If there's a semantic argument even more aimless than "are games art?", it's "…but is it a game in the first place?" The question has swirled around a couple of our reviews this week, and will no doubt rear its head again next week on the release of CyberConnect2's gloriously unhinged Asura's Wrath - a madcap interactive anime whose superficial resemblance to a technical action game has wrong-footed a lot of people.
It's a matter of definitions, but going to the dictionary doesn't really help. At the highest level, the New Oxford dictionary defines a game as "a form of play or sport", with the relevant sub-definition of "the equipment for a game, esp. a board game or a computer game". But whilst the idea of play is one you can never get away from, even these loose definitions don't begin to encompass the unique for,ms of narrative and visual art that (among other things) have sprung from the video game medium.
To a kid, though, all this is boringly self-evident, and a game can just as easily be an exercise of storytelling, role-playing and imagination - "let's play doctors and patients" - as it can be a matter of chucking a ball around or abiding by a set of rules. That's what Dan was forcibly reminded by his young daughter when playing Double Fine's wonderful pre-school play-pen for Kinect, Happy Action Theater.
"'Is it a game?' The question, in the end, proves laughably redundant," he wrote in our review. "Ask my daughter if she's playing a game and she'll look at you like you're an idiot (I get this look a lot) because of course she's playing a game. What else would you call it? The difference is, it's a game on her terms and, crucially, it's a game that takes place in her head, for the most part.
"Games theory is full of talk about the ways in which the story unspooling on-screen in cut-scenes and voice-overs isn't necessarily the real story, which is what happens in your mind as you play. Most games - the games we adult players recognise and consider 'real games' - are skewed towards the former, with its structure and rules and goals. Just like a child, Happy Action Theater tips the balance the other way and acknowledges that, at its purest level, play lives in the imagination."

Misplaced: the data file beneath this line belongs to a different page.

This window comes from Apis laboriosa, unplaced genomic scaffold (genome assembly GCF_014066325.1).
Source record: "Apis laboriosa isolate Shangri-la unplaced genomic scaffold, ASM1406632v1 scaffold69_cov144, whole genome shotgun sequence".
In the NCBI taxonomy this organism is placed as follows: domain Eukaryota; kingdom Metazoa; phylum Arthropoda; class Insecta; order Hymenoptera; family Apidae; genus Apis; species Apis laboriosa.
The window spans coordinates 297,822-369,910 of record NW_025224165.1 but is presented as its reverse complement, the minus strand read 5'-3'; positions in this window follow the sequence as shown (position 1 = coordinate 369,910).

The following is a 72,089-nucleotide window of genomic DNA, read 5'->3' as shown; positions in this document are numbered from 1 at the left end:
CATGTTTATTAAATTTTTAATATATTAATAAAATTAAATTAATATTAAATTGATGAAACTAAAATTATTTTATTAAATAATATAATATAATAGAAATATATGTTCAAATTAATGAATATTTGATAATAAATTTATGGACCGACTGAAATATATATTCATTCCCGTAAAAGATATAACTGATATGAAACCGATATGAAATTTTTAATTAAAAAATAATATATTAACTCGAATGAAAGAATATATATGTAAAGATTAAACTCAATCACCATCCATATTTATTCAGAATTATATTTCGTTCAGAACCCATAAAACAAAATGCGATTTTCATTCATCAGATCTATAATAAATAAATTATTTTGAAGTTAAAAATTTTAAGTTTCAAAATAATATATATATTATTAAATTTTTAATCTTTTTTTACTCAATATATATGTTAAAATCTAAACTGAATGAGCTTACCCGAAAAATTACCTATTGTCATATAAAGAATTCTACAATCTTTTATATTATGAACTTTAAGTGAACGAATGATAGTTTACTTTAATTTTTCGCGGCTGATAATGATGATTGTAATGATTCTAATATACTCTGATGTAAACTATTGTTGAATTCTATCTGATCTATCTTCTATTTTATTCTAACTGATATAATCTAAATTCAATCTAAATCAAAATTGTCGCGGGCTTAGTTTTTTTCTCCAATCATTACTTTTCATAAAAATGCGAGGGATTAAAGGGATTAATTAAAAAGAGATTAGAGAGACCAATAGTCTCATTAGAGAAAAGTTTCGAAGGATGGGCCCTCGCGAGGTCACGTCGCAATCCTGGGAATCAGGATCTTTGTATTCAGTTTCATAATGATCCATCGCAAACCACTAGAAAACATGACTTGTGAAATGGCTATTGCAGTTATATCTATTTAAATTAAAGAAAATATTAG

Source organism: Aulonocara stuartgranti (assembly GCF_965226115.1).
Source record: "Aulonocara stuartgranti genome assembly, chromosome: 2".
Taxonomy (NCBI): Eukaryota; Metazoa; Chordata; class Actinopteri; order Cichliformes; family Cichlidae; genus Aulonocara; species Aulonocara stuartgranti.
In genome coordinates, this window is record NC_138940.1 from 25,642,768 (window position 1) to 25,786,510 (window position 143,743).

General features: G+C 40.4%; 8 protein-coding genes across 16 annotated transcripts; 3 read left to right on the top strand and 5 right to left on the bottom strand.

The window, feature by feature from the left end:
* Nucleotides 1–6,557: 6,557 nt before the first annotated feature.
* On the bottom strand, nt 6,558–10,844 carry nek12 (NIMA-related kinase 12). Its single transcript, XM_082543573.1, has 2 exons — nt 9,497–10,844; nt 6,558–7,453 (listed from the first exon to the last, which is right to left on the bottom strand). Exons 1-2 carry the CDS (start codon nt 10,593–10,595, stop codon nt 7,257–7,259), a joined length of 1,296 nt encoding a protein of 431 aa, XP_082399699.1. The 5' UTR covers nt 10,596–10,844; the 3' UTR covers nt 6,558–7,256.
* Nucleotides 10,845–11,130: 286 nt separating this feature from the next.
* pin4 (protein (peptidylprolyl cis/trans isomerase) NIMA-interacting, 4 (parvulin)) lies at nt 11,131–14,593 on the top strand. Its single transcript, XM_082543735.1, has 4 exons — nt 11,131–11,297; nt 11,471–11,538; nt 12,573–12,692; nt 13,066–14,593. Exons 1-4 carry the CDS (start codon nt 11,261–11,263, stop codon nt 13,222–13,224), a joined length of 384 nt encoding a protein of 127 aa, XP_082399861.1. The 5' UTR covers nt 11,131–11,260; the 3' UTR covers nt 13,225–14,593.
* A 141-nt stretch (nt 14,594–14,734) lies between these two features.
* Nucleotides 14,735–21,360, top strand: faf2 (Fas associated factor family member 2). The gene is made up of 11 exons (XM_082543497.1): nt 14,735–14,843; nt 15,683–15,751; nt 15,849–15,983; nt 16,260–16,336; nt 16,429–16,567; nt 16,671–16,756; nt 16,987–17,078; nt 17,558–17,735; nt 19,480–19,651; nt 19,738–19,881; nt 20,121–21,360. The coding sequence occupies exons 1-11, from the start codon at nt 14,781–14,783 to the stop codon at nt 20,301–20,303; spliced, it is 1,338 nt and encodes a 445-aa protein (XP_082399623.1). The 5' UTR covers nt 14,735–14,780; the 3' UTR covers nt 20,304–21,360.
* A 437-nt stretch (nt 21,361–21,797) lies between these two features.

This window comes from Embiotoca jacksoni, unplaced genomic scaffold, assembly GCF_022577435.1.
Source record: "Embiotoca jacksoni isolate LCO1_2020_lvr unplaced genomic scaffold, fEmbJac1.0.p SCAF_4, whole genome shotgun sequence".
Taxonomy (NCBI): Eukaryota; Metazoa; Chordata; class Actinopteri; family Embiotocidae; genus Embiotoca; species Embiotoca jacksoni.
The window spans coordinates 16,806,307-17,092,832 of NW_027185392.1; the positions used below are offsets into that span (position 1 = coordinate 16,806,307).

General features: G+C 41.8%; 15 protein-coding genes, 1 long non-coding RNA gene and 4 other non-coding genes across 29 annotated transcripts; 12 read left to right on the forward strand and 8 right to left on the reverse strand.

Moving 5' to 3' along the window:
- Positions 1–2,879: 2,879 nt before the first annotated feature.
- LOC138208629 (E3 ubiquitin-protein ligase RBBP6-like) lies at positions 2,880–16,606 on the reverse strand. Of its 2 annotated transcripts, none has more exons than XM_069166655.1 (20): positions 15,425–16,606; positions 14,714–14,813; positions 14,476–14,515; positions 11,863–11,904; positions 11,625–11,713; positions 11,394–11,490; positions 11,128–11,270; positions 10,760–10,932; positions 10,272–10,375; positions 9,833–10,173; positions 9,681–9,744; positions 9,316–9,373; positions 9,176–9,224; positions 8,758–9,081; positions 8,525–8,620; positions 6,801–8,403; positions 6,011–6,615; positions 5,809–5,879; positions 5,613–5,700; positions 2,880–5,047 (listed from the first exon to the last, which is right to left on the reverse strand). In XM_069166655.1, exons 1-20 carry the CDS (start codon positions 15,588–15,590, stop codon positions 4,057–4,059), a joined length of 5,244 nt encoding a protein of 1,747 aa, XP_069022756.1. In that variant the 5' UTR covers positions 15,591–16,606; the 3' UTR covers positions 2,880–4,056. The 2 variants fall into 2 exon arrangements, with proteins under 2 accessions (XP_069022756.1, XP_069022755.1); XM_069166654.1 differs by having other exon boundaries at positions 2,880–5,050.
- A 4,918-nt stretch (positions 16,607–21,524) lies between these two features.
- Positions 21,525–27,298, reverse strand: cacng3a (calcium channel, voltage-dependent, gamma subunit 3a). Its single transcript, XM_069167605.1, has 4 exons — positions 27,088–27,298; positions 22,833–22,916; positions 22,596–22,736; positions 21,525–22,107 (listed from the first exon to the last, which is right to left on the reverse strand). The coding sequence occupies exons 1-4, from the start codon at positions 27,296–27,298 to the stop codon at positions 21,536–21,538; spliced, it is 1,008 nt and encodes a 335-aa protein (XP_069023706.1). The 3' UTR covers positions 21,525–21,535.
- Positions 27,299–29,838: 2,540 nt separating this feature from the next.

This struck a chord with me, because a couple of years ago I'd been left thinking the same things by Keita Takahashi's surreal slapstick folly, Noby Noby Boy. "You can't consume Noby Noby Boy. You can't complete it. It offers you no validation or sense of accomplishment. This was the game that dared to wonder why I wanted to be told what to do in order to have fun; the game that dared to ask me what I felt like doing myself; the game that dared to ask me what I thought a game was, rather than telling me what it thought I wanted to hear."
Our game of the week, though, is the polar opposite of these two formless playthings. Or is it?
Beginning life as an academic exercise, Dear Esther is an experiment in (not so) interactive storytelling created using Valve's Source engine. It's short, it's mostly linear, it's impossible to influence with your actions and it's largely composed of a narrated script and some mostly inert, if hauntingly beautiful, locations.
On the other hand, if it's not a game, what is it? You download it from Steam and control it with WASD and a mouse. It's made with gaming technology and, more importantly, in the idiom of games, using their design and storytelling techniques. Dear Esther wouldn't exist without games, and owes far less to other media than, say, Heavy Rain does to film and TV. It draws most of its meaning and power from the exploration of virtual space - a quintessential gaming device.
Furthermore, while it offers little for you to do, it offers a lot for you to think about. In this sense, it's a more sophisticated interactive experience than the scripted beats of an Uncharted 3. This is where Dear Esther joins up with its supposed opposite, Happy Action Theater - it's a game that lives in the mind as much as in its code. It's the story that happens in your mind as you play.
"Ultimately, Dear Esther is an interactive fiction - one which you can never derail or change by your input, only interpret," wrote Marsh Davies in our Dear Esther review. "But if the act of interaction seems slight, then the act of interpretation is far more complex, confounding and enriching than in most other games you might care to name...
"Is it a game? I can't say I know the answer, but I do know that unless you're an IGF judge or a prissy dogmatist who sets out to pedantically define the boundaries of an extremely fluid medium, then you shouldn't really care. All that matters is that Dear Esther is worth your time - and that its two-hour long chill will remain in your bones for a long while after."
Dear Esther might be stretching the definition of "a form of play or sport". But it's an interesting, moving and captivating experience (and a commercially successful one) that belongs to no other medium more than it does games. It's up for grabs, waiting for us to take ownership of, to call it our own. Why would we turn it away?